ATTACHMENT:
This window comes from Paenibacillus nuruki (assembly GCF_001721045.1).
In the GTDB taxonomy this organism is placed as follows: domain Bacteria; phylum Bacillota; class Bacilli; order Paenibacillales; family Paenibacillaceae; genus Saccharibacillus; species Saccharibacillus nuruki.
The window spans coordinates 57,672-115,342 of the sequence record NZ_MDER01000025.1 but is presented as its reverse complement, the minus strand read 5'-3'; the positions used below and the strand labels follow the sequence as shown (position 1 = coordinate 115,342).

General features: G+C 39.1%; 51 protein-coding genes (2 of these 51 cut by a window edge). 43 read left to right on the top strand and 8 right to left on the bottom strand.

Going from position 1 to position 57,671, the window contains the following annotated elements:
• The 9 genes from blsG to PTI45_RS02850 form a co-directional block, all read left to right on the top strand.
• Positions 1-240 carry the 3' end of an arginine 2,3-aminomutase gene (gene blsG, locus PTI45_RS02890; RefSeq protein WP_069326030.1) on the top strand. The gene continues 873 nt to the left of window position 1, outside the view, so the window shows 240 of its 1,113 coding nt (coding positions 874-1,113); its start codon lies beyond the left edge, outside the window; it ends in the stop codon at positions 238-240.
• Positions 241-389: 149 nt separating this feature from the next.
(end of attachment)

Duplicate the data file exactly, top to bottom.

This window comes from Paenibacillus nuruki (assembly GCF_001721045.1).
In the GTDB taxonomy this organism is placed as follows: domain Bacteria; phylum Bacillota; class Bacilli; order Paenibacillales; family Paenibacillaceae; genus Saccharibacillus; species Saccharibacillus nuruki.
The window spans coordinates 57,672-115,342 of the sequence record NZ_MDER01000025.1 but is presented as its reverse complement, the minus strand read 5'-3'; the positions used below and the strand labels follow the sequence as shown (position 1 = coordinate 115,342).

General features: G+C 39.1%; 51 protein-coding genes (2 of these 51 cut by a window edge). 43 read left to right on the top strand and 8 right to left on the bottom strand.

Going from position 1 to position 57,671, the window contains the following annotated elements:
• The 9 genes from blsG to PTI45_RS02850 form a co-directional block, all read left to right on the top strand.
• Positions 1-240 carry the 3' end of an arginine 2,3-aminomutase gene (gene blsG, locus PTI45_RS02890; RefSeq protein WP_069326030.1) on the top strand. The gene continues 873 nt to the left of window position 1, outside the view, so the window shows 240 of its 1,113 coding nt (coding positions 874-1,113); its start codon lies beyond the left edge, outside the window; it ends in the stop codon at positions 238-240.
• Positions 241-389: 149 nt separating this feature from the next.